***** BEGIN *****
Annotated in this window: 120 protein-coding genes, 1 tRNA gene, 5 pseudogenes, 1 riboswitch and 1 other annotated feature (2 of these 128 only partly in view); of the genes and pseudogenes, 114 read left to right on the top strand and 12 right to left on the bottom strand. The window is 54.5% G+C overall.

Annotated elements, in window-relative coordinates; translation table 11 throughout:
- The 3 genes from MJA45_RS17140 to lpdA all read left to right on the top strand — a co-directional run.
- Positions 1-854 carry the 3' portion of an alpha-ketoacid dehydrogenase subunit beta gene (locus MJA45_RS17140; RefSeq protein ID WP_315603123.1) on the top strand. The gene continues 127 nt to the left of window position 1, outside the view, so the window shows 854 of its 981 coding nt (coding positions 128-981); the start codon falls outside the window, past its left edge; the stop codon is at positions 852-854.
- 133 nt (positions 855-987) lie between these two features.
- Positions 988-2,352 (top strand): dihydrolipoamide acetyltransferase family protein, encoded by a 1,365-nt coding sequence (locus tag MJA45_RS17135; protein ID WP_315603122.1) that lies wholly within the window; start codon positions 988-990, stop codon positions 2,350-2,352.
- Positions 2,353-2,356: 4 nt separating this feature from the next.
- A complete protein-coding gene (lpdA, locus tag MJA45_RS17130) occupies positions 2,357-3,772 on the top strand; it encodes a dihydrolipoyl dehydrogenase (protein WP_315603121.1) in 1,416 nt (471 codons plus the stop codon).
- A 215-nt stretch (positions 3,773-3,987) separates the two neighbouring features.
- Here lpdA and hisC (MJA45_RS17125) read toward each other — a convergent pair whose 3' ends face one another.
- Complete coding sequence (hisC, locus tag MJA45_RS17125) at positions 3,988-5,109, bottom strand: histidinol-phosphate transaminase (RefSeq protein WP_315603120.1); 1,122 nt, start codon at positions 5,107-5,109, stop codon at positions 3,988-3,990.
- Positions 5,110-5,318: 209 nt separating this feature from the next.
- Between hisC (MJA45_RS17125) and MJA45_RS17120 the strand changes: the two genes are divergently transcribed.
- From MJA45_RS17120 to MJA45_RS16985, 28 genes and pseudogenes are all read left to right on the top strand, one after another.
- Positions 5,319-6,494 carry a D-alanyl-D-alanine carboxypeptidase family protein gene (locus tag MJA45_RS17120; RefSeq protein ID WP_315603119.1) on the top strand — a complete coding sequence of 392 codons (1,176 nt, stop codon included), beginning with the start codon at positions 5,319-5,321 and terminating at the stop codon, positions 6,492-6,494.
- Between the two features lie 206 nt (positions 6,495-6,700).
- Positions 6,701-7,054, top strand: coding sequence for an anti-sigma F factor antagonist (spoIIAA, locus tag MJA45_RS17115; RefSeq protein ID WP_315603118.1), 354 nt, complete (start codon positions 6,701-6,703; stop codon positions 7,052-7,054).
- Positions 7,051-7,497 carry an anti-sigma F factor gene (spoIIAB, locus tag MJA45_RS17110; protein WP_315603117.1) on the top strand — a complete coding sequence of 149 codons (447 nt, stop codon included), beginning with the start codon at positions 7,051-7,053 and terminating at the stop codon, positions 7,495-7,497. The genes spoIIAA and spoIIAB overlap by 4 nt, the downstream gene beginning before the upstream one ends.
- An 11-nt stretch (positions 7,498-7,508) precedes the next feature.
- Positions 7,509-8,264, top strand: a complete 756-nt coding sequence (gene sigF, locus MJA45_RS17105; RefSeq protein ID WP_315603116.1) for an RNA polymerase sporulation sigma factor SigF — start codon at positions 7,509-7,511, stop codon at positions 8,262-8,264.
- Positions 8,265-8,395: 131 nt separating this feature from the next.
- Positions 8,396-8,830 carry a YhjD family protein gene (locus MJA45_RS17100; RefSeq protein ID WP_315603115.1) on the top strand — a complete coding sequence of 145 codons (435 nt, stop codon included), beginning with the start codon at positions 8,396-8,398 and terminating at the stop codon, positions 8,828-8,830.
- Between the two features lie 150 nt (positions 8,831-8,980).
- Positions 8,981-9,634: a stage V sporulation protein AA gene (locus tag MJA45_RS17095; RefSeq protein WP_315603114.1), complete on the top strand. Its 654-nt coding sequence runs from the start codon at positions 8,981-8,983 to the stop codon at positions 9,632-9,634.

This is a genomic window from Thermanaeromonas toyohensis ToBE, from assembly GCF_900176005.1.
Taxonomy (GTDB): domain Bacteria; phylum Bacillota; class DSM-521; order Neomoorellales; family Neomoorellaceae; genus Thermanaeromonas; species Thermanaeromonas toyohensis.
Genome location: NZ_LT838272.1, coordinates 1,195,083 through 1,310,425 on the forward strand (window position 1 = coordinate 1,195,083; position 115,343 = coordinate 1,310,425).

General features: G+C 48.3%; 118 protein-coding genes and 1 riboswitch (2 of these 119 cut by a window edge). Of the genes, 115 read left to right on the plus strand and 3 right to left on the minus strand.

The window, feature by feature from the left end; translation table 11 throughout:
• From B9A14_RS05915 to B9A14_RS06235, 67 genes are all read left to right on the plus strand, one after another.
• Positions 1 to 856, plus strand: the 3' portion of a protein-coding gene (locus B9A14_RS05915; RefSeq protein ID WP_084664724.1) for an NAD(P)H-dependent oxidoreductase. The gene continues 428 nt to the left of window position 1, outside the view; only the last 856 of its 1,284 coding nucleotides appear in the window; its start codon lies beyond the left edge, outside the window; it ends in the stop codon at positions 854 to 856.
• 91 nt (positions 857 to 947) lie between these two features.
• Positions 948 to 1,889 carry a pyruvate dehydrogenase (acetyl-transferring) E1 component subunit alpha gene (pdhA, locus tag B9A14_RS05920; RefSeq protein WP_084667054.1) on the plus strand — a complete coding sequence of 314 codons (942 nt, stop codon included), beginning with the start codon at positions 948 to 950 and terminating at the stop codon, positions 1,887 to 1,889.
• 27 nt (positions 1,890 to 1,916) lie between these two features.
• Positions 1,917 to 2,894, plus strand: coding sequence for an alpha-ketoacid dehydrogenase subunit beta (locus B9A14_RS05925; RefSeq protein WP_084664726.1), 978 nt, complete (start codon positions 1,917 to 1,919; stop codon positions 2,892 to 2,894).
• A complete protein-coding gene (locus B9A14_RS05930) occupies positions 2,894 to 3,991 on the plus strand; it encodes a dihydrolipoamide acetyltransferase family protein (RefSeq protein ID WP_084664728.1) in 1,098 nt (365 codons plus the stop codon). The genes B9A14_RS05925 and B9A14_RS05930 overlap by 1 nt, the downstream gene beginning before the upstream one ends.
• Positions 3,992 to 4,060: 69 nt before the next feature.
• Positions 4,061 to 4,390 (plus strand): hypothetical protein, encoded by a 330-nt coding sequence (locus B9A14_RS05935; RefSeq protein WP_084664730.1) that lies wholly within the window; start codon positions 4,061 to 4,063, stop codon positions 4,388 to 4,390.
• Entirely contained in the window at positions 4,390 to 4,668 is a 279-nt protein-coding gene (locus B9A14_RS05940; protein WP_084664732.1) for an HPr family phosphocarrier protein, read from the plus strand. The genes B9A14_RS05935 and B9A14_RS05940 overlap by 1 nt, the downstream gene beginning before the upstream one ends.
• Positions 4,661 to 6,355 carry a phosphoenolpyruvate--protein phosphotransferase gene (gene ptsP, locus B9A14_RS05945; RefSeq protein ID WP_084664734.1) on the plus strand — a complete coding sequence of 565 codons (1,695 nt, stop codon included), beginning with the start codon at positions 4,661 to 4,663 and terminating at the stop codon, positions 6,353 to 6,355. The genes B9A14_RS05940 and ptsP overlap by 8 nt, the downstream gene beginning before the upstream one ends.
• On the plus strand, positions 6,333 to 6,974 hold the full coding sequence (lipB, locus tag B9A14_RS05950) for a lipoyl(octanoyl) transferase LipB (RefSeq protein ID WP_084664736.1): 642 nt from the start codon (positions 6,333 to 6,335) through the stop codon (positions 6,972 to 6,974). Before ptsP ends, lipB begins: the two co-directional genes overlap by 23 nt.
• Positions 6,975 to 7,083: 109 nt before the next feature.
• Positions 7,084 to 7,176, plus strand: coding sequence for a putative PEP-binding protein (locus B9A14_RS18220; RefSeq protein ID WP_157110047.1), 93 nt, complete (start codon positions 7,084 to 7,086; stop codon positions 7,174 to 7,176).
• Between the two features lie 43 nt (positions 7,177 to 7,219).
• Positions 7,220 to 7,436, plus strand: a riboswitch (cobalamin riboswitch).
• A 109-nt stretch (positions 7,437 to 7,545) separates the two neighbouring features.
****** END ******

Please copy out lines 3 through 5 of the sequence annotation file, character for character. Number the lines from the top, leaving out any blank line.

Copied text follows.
- The 3 genes from MJA45_RS17140 to lpdA all read left to right on the top strand — a co-directional run.
- Positions 1-854 carry the 3' portion of an alpha-ketoacid dehydrogenase subunit beta gene (locus MJA45_RS17140; RefSeq protein ID WP_315603123.1) on the top strand. The gene continues 127 nt to the left of window position 1, outside the view, so the window shows 854 of its 981 coding nt (coding positions 128-981); the start codon falls outside the window, past its left edge; the stop codon is at positions 852-854.
- 133 nt (positions 855-987) lie between these two features.